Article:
Muchacho's co-publisher John Whitaker, who was formerly the national sales director of David, notes that almost every gay club in the area now has a thriving noche latina or some other promotional shtick to attract Hispanics. "It's completely booming," he says. "The Latins have completely come out of the closet."
While South Florida will be a major focus, the folks at Muchacho expect eventually to distribute their magazine internationally. Arrangements have already been made to give away the magazine at locations in Los Angeles, Houston, New York, San Juan, and several other cities. The initial circulation will be 20,000.
Muchacho also hopes to differentiate itself from the other gay-themed publications in its design. The magazine is no bigger than a postcard, so it can fit in the back pockets of loyal readers. And perforated pages featuring advertisements can be ripped right out. What about the articles, you ask? Look for a heavy dose of travel and entertainment -- not to mention a lot of advertiser coddling.
Who reads the articles in these kinds of magazines anyway?
Back in 1993 Delray Beach was dubbed an "All-American City" by the National Civic League, and since then the city has flaunted the commendation with all the subtlety of a hurricane. The patriotic designation looms behind the dais at city commission meetings, adorns road signs, and is noted on the city's Website. Delray Beach was once again a finalist for the honor last year, although it didn't make the final cut of ten cities.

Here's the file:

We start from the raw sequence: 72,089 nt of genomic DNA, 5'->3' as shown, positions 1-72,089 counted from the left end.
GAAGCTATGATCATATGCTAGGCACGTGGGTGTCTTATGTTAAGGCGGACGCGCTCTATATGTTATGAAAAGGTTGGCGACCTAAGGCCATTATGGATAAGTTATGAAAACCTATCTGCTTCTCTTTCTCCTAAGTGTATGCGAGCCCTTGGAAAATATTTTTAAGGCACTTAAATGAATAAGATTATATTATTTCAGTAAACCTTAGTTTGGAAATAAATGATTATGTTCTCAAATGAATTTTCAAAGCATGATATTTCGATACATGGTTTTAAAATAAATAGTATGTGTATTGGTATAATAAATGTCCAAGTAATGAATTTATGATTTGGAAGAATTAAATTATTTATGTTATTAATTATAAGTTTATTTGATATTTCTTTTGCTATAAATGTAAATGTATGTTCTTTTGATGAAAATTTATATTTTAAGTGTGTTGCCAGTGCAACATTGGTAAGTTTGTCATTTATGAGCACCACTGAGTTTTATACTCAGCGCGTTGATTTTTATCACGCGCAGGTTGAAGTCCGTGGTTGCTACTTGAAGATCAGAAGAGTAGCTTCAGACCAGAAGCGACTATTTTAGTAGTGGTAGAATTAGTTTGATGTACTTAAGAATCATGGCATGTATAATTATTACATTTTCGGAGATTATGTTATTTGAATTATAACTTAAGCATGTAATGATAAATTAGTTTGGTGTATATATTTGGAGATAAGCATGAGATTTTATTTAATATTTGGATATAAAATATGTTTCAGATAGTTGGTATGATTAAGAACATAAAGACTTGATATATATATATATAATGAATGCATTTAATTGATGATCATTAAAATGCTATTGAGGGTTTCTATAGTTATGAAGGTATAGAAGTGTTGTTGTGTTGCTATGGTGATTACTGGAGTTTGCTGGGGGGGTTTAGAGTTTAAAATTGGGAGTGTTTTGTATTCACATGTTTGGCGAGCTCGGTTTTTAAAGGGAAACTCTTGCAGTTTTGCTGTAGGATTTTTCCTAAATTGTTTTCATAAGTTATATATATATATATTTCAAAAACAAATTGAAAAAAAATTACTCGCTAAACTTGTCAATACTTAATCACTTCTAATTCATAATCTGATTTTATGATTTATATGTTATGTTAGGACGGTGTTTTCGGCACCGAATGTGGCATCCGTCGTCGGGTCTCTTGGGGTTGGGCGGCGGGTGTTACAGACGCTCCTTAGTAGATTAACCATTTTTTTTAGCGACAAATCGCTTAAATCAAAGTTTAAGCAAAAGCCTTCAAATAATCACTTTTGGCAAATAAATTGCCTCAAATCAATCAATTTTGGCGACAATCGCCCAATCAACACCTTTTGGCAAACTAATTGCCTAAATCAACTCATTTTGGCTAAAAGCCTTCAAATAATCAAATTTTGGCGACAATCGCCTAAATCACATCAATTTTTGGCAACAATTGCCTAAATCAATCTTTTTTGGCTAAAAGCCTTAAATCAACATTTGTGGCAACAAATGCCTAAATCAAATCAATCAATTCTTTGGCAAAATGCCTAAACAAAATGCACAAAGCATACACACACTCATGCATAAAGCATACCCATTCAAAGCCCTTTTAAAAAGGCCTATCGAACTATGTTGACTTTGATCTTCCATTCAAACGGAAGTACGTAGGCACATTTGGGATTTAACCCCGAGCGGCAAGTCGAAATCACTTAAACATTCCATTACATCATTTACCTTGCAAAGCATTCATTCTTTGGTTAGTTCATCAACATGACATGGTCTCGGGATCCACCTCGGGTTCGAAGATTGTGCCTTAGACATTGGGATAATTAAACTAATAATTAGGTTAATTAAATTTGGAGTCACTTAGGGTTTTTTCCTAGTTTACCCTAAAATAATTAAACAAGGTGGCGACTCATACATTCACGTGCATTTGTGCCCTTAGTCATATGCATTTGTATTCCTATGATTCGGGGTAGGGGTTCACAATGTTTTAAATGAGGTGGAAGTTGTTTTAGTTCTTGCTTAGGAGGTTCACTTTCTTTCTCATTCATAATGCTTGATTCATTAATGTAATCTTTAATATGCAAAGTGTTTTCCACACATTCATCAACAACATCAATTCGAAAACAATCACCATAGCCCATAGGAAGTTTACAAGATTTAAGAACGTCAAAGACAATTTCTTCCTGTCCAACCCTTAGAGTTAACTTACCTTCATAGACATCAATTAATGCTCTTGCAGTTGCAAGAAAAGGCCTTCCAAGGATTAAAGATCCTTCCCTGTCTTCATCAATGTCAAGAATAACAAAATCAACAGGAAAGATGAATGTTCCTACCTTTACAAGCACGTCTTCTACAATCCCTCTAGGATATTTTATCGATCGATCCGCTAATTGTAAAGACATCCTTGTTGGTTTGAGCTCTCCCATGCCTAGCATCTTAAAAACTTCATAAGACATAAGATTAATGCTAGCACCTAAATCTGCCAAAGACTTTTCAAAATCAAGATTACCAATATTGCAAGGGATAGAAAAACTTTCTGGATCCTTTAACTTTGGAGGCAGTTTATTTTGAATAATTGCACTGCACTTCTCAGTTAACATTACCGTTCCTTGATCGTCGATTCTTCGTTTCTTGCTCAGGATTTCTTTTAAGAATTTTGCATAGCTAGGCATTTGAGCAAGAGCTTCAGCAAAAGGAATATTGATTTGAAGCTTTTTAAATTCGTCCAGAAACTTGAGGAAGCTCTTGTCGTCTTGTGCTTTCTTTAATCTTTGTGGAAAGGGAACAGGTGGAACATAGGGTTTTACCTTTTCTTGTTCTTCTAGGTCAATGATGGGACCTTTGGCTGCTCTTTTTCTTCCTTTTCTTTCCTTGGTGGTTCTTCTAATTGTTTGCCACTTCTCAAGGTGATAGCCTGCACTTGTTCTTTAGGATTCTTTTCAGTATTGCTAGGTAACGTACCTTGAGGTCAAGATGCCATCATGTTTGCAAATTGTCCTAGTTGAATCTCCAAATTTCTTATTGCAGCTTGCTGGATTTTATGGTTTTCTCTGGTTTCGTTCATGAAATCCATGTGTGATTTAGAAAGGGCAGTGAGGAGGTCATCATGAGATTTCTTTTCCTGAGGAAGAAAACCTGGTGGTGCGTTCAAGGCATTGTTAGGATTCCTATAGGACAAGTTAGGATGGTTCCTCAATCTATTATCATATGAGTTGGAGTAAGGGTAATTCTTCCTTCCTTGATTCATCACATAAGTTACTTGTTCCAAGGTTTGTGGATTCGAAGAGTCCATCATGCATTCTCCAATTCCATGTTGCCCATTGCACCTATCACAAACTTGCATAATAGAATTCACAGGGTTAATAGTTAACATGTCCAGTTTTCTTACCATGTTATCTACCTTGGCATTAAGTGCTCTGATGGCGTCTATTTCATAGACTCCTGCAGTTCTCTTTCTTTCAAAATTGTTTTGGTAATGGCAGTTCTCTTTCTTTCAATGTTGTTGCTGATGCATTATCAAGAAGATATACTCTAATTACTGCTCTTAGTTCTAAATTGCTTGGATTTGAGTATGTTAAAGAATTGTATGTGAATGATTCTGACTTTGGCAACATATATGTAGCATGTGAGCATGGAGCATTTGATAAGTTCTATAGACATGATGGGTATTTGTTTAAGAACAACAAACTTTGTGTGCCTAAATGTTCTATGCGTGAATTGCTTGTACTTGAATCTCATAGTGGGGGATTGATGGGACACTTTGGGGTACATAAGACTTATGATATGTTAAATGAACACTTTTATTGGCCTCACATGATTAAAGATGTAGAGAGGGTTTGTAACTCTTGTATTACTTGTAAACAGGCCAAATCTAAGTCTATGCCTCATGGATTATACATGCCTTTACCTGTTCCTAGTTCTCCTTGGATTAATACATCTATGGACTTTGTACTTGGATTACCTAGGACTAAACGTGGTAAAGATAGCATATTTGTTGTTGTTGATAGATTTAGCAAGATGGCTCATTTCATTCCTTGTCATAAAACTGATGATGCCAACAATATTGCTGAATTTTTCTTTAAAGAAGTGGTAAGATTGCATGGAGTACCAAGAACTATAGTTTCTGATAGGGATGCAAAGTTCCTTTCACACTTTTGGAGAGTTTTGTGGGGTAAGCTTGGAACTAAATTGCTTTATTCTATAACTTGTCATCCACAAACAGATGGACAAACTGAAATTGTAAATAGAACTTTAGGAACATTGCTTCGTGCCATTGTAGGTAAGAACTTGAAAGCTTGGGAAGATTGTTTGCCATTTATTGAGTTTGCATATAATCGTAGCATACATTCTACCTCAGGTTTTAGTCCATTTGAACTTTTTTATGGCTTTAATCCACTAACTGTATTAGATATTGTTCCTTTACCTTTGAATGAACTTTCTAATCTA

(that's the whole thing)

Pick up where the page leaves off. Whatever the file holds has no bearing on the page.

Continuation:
At last week's otherwise sleep-inducing city commission meeting (note to Hollywood commissioners: The entire proceedings took no longer than two hours, with a break), neighborhood activist Carolyn Zimmerman sprinkled some dirt on Delray Beach's apple-pie image.
Zimmerman is part of a city-appointed commission of 40 citizens considering whether Delray Beach should enter the National Civic League's competition in the year 2000. Peeved by recent city developments such as the possible construction of Worthing Place, a five-story, apartment-and-retail complex slated for East Atlantic Avenue, she told the commission she believes the city is no longer worthy of the "All-American" moniker.
"I believe you must listen to the needs of the community," she told the city commissioners, "and not to outside developers."
Apparently someone forgot to inform Zimmerman that kowtowing to developers and other moneyed interests is the American way -- or at least the South Florida way.
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